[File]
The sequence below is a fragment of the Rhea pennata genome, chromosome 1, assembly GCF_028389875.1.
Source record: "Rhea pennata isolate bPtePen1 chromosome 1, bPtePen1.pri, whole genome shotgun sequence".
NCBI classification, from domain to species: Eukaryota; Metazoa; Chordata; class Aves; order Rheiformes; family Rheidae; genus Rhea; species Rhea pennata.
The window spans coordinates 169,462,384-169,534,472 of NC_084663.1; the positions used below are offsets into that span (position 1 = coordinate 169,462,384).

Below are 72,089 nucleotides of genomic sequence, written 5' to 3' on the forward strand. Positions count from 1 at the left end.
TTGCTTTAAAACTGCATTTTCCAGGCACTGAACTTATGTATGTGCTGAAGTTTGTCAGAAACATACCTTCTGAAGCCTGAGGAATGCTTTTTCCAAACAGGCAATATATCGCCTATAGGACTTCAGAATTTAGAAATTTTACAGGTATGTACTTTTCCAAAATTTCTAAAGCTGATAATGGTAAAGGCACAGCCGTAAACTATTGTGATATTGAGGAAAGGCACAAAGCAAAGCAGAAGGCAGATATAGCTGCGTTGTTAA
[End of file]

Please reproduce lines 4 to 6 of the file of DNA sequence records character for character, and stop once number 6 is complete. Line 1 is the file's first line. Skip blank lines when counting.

The window spans coordinates 169,462,384-169,534,472 of NC_084663.1; the positions used below are offsets into that span (position 1 = coordinate 169,462,384).

Below are 72,089 nucleotides of genomic sequence, written 5' to 3' on the forward strand. Positions count from 1 at the left end.
TTGCTTTAAAACTGCATTTTCCAGGCACTGAACTTATGTATGTGCTGAAGTTTGTCAGAAACATACCTTCTGAAGCCTGAGGAATGCTTTTTCCAAACAGGCAATATATCGCCTATAGGACTTCAGAATTTAGAAATTTTACAGGTATGTACTTTTCCAAAATTTCTAAAGCTGATAATGGTAAAGGCACAGCCGTAAACTATTGTGATATTGAGGAAAGGCACAAAGCAAAGCAGAAGGCAGATATAGCTGCGTTGTTAA